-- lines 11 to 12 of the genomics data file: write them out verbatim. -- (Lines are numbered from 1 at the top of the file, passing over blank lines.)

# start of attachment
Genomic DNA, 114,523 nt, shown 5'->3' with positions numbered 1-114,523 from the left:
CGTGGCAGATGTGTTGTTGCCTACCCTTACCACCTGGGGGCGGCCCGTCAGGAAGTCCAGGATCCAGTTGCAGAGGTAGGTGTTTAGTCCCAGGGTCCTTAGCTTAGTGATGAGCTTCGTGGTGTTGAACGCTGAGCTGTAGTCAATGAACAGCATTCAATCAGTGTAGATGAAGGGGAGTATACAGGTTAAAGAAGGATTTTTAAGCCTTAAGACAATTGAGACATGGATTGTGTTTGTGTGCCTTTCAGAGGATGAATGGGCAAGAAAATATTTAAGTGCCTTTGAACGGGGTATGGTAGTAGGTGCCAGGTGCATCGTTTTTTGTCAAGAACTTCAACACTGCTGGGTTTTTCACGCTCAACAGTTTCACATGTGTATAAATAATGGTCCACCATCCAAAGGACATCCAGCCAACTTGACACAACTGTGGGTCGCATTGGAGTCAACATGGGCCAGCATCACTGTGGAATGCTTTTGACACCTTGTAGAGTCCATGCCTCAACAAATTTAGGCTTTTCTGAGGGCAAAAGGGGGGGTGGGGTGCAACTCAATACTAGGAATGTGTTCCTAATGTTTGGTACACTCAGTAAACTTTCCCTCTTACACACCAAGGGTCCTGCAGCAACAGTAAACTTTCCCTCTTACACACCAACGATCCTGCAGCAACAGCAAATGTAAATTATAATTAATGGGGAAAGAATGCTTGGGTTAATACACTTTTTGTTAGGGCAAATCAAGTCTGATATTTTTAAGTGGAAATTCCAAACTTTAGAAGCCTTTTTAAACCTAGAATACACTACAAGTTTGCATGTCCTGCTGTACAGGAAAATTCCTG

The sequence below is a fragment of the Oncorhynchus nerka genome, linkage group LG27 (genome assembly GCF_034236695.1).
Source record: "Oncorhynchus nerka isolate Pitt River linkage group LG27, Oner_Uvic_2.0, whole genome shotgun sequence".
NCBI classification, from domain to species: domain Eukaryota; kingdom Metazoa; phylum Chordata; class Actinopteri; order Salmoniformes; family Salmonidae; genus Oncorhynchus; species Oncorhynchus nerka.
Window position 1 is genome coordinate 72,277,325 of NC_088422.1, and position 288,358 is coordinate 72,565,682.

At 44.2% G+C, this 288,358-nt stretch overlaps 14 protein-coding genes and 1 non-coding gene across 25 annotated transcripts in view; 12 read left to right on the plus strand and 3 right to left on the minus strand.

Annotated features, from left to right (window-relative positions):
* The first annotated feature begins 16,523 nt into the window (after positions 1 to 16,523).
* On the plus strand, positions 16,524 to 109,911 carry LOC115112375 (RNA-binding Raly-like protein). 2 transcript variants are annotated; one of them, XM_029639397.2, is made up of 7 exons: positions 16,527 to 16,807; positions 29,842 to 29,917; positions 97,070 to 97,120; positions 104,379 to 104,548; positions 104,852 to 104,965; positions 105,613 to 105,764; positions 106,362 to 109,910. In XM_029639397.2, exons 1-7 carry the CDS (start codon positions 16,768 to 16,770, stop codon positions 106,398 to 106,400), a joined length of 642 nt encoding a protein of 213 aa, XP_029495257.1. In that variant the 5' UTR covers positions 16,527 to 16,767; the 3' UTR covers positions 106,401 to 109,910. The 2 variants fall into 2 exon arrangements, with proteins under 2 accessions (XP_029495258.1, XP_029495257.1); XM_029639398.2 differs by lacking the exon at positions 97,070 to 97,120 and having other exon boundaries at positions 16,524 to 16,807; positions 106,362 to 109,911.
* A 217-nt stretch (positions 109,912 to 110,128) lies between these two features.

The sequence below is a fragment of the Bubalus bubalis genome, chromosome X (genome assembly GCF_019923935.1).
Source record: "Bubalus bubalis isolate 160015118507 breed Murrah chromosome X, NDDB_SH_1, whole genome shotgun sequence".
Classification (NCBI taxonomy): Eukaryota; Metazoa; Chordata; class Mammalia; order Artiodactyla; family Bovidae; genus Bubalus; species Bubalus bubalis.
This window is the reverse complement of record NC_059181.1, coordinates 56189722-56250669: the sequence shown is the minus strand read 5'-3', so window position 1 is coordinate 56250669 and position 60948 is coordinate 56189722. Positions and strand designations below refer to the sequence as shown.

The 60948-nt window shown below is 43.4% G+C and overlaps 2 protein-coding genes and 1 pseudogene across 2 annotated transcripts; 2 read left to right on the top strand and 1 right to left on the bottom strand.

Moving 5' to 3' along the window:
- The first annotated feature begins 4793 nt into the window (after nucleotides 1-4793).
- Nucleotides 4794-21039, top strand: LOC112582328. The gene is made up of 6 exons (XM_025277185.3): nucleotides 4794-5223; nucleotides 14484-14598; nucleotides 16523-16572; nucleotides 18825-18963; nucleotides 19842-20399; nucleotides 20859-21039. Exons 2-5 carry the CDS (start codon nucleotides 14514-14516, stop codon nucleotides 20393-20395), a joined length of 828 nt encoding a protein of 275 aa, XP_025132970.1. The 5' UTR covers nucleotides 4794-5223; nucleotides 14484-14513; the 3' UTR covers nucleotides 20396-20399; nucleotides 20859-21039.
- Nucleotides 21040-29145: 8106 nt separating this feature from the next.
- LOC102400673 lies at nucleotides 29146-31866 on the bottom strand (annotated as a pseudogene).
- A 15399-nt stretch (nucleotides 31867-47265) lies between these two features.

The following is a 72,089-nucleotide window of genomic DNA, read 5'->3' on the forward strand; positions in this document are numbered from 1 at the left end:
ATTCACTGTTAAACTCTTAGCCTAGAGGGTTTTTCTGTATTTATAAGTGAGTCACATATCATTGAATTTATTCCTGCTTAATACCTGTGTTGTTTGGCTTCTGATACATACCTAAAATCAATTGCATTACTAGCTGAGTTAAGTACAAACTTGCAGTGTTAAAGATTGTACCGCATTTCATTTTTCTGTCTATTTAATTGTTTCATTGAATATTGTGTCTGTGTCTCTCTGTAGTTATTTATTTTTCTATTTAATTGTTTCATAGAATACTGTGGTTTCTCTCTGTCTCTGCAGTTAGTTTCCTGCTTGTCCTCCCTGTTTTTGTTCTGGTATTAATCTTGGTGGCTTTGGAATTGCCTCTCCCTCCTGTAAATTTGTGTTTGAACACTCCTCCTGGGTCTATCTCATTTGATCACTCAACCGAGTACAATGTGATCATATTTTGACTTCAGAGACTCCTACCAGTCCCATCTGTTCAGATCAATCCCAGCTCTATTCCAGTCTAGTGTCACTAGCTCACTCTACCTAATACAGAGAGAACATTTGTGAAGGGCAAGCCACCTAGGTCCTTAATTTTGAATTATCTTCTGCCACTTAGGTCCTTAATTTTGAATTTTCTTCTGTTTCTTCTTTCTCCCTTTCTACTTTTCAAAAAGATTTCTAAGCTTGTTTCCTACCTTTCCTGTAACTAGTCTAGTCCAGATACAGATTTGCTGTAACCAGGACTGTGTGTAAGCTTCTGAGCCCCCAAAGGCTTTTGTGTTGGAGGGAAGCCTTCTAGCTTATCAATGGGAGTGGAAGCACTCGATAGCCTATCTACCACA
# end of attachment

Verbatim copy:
* A 217-nt stretch (positions 109,912 to 110,128) lies between these two features.

The sequence below is a fragment of the Bubalus bubalis genome, chromosome X (genome assembly GCF_019923935.1).